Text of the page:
Post Number 902

Blogging has changed a lot since I first discovered the medium in 2005. I was a receptionist for a non-profit and spent the majority of my time trying to look busy to avoid the menial tasks of envelope stuffing and pamphlet folding. I don’t remember the name of the first blog I read. I do remember imbibing it from start to finish. I was fascinated to uncover the details of another life, someone I would never meet in person but who was real, experiencing a lot of the same boredom and disconnection I felt at the time. It was better than a novel. At least, any I had read at the age of 23.

Back then, blogging to me was about authentic story-telling. I could get to know someone, gain access to their worlds, without having to endure the discomfort of small talk. To be sure it was voyeuristic. I almost never left a comment. Yet, it was also cathartic. For me and, I assumed, for them The writers weren’t sharing anything they weren’t prepared to publicize, even if there were sometimes unforeseen consequences.

The lives of other people are still interesting. I learn a lot about myself by reading the challenges and heart breaks of others. Yes, blog reading is entertainment, something to do on a rainy day. It also makes the world a little less frightening, a little more touchable, a lot more survivable. Or rather, it did for me.

However, blogs are different now. This is okay. In fact, it makes sense. As the cliché goes, change is a natural progression.

For instance, when was the last time you read a blog, like really read it, from beginning to end? Actually, when was the last time you read a whole blog article? Truly read the words. Not scrolling to the bolded text or skimming while formulating your reply or scanning for a sexy quote to share on social media or just checking out the pictures or watching fifteen seconds of a video. Read the text and enjoyed it for its own sake.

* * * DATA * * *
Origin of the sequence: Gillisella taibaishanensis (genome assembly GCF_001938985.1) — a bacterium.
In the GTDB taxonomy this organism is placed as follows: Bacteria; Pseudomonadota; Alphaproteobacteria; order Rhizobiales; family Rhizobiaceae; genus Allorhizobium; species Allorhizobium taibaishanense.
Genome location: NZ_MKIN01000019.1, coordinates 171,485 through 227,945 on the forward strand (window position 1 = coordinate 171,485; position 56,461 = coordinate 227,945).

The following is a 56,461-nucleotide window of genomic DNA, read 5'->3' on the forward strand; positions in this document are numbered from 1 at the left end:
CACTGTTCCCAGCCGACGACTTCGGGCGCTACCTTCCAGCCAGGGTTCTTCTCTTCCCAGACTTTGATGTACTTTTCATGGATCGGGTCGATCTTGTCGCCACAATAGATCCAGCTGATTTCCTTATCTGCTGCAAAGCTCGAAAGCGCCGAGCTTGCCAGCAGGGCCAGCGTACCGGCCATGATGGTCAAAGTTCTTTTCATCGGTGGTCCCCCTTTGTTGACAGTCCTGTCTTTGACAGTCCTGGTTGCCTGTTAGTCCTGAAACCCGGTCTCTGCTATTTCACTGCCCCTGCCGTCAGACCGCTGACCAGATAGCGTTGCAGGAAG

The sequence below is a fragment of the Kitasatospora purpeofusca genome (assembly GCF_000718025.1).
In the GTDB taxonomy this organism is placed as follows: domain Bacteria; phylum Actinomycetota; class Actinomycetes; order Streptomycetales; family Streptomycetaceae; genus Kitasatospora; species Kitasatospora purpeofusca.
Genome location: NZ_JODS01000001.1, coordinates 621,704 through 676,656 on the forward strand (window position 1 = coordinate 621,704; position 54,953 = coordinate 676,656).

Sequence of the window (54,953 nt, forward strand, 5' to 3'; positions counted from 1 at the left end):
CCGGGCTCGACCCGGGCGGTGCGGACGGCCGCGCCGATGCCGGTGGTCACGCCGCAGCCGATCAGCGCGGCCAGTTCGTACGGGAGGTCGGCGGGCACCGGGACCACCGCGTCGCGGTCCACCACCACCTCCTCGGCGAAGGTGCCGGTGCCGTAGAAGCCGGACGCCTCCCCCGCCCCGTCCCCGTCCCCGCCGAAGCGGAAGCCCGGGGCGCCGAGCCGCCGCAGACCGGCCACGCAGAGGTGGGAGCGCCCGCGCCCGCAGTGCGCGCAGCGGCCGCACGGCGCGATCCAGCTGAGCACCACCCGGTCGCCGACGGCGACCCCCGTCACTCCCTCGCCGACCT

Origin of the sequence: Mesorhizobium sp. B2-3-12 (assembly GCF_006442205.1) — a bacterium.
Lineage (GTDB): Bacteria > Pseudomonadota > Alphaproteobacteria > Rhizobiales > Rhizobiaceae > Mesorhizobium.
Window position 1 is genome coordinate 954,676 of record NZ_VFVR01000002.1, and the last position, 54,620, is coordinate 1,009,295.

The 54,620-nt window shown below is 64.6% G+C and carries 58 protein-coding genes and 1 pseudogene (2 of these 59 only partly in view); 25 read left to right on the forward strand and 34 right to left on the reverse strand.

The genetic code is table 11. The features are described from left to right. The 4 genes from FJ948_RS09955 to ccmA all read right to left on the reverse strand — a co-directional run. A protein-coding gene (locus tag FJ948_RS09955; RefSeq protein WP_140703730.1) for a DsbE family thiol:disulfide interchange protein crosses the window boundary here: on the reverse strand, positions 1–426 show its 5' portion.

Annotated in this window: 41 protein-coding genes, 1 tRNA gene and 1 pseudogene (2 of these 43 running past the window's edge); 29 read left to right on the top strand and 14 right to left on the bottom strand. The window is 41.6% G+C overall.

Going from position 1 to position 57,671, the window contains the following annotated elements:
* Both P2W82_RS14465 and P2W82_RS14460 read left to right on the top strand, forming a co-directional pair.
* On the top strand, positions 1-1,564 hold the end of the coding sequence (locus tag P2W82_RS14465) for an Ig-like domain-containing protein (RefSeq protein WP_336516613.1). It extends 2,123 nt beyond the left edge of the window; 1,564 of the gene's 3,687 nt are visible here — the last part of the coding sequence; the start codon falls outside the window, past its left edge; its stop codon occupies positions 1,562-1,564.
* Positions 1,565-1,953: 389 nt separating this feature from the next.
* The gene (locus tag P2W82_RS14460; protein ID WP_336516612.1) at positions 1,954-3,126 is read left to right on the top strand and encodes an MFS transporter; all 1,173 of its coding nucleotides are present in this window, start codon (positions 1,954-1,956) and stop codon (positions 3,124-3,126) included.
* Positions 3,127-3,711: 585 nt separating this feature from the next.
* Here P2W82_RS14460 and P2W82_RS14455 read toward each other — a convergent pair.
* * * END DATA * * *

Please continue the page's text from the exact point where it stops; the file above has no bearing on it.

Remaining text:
Maybe you do all the time. If so, I think you are the minority. Especially in the Petosphere.

A few weeks ago I read a book by Ruth Izeki, entitled A Tale for the Time Being. One of the protagonists is a teenager named Naoko and she shared a few opinions on blogging in her diary that struck me. You may disagree:

It made me sad when I caught myself pretending that everybody out there in cyberspace cared about what I thought, when really nobody gives a shit. And when I multiplied that sad feeling by all the millions of people in their lonely little rooms, furiously writing and posting to their lonely little pages that nobody has time to read because they’re all so busy writing and posting, it kind of broke my heart.

This is harsh, perhaps, but I think more true than I would like it to be. And part of the reason I am quitting blogging.

Blogging, pet blogging especially, is no longer about stories. Don’t get me wrong, there are a few exceptions, You might be one of them. It is not my desire to judge or offend. It is not to say that personal stories are the only purpose of a blog, because they aren’t. But they were the main draw for me, and the only thing I know how to write.

In 2015, as opposed to 2005, blogging is less about connection and more about promotion. By that I mean selling something, whether one’s own brand/products or ad space for someone else’s. In my opinion, there is less time to get to know someone, to share an authentic experience, because there is too much pressure to perform. It is hard to be real when worrying about the bottom line.

In 2015, bloggers can’t just sit down with a cup of coffee and say what’s on their mind. Each post takes hours worth of crafting to ensure SEO and brand compliance. Money needs to be spent on supplies and every word economized because no one is going to read a post that is just a bunch of letters on the screen. Photos need to be taken with fancy cameras and professional lighting. The house needs to be spotless so as not to distract from the subject in said photos.

In 2015, bloggers can’t curl up with their feed readers and giggle over someone else’s story. Commenting is only done for the purpose of increasing traffic and engagement on one’s own website. “Mark All As Read” is the standard theme. There is no time to delve into someone else’s life, to learn, to connect. Not when the optimum daily time to post is approaching and one hasn’t even come up with a topic. There is no time to share stories.

In 2015, bloggers need to be experts. They need to present themselves as the authority in their subjects. They also need to be technologically savvy and brilliant designers – or at least have the cash to pay someone else.

In 2015, bloggers don’t need to be competent writers. Since no one is reading anyway, it doesn’t matter how they say something. As long as they are willing to write a positive review of the item of the day, companies will keep paying for it.